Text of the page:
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Brendan B. Anders Garden State Veterinary Specialist, 1 Pine St, Tinton Falls, NJ 07753.

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Roxane L. Collins Garden State Veterinary Specialist, 1 Pine St, Tinton Falls, NJ 07753.

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 DVM, DACVIM

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History:

A 4-month-old sexually intact female Golden Retriever was referred for evaluation of persistent urinary incontinence. Urination during conscious micturation was considered normal; however, the dog had nocturnal incontinence, and its perivulvar area was persistently damp. Treatment with amoxicillin (10 mg/kg [4.5 mg/lb], PO, q 12 h) for 4 weeks did not result in substantial improvement.

On initial physical examination, the dog was in good body condition and had a rectal temperature of 39.7°C (103.4°F; reference range, 37.5° to 39.2°C [99.5° to 102.5°F]).1 Urinary incontinence or perivulvar moisture was not detected during the examination. Analysis of a urine sample obtained by cystocentesis revealed a specific gravity of 1.014 (reference range, 1.015 to 1.050),a trace blood, a pH of 6.0, and trace proteins. Microscopic examination of the urine sediment revealed numerous bacteria (rods) and WBCs. Urine was submitted for bacterial culture at this time; however, results were not available for interpretation. The Hct was 35.5% (reference range, 36% to 60%),a and serum biochemical results indicated hyperphosphotemia (7.68 mg/dL; reference range, 2.50 to 6.80 mg/dL).a A ventrodorsal radiographic view of the abdomen was obtained (Figure 1).

Figure 1—
Figure 1—

Ventrodorsal radiographic view of the abdomen of a 4-month-old sexually intact Golden Retriever evaluated for persistent urinary incontinence.

Citation: Journal of the American Veterinary Medical Association 229, 1; 10.2460/javma.229.1.35

Radiographic Findings and Interpretation

The pubic and pelvic symphyses are absent, which is compatible with congenital malformation of the pelvis (Figure 2).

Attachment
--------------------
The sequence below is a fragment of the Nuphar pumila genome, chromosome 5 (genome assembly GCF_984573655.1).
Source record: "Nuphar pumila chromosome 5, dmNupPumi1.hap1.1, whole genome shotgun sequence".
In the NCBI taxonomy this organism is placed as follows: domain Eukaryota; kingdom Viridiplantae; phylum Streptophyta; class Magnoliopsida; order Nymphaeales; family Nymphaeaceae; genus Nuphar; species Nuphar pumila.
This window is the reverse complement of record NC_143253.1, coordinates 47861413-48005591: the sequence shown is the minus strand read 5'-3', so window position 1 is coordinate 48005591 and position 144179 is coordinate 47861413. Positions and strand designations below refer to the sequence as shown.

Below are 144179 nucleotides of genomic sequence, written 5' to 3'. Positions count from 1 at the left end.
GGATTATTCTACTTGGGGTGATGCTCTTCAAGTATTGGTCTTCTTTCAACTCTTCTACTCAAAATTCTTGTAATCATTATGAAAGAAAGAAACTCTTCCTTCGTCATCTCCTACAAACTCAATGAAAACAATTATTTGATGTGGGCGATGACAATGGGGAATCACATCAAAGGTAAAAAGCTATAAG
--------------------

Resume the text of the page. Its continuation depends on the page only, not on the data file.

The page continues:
Figure 2—
Figure 2—

Same radiographic view as in Figure 1. Notice absence of the acetabular branch of the pectin and pubis and the ishiatic arch (arrows).

Citation: Journal of the American Veterinary Medical Association 229, 1; 10.2460/javma.229.1.35

Comments

Intravenous urography revealed poor filling of the renal pelves; filling of the urinary bladder was considered normal (Figure 3). Radiographically, the ureters were considered to be the appropriate size and there was no indication of ectopia. The urinary bladder was positioned caudally within the abdomen, and the neck of the urinary bladder was located within the pelvic canal.

Figure 3—
Figure 3—

Lateral (A) and ventrodorsal (B) radiographic views of the abdomen of the dog in Figure 1 obtained after IV administration of contrast medium. Notice the abnormal location of the urinary bladder (arrowhead).

Citation: Journal of the American Veterinary Medical Association 229, 1; 10.2460/javma.229.1.35

Juvenile urinary incontinence can result from numerous causes such as ectopic ureter, infection, urethral sphincter mechanism incompetence (USMI), and behavioral changes.2 In the dog reported here, ectopic ureter and USMI were considered most likely on the basis of history, lack of response to antimicrobial treatment, and radiographic detection of an anatomic pelvic anomaly.

Exploratory surgery was performed because the urinary incontinence was believed to have been associated with absence of a pelvic floor, which allowed the bladder to be located within the pelvis. Ovariohysterectomy was scheduled at the same time. After ovariohysterectomy, a cystotomy was performed to identify the ureters and to place a Foley catheter in the bladder. The position and morphology of both ureters were considered normal; however, the abdominal portion of the urethra was subjectively shorter than normal. Because of poor response to medical management, the minimal additional anesthesia time that would be required, and the lack of notable surgical complications, colpolsuspension was performed by placing mattress sutures of 2-0 nylon through a ligamentous structure in the region of the pubic defect to pull the urinary bladder cranially.

After surgery, diethylstilbestrol (50 mg, PO, q 96 h) was administered. Four years after surgery, the dog was reported to be completely continent. Discontinuation of diethystilbestrol resulted in recurrence of urinary incontinence; the problem responded well to periodic treatment with phenylpropanolamine (75 mg, PO) administered once to twice daily and antimicrobial medication.

To our knowledge, the congenital defect reported here has not been described previously, and we believe it was the primary cause of urinary incontinence. Bacteriuria and changes consistent with pyelonephritis may have also contributed to urinary incontinence in the dog.

a.

Antech Diagnostics, Farmingdale, NY.

  • 1

    Donald Plumb. Veterinary drug handbook. 4th ed. Ames, Iowa: Iowa State Press, 2002.

  • 2

    Hoelzler MG, Lidbetter DA. Surgical management of urinary incontinence. Vet Clin North Am Small Anim Pract 2004;34;10571073.

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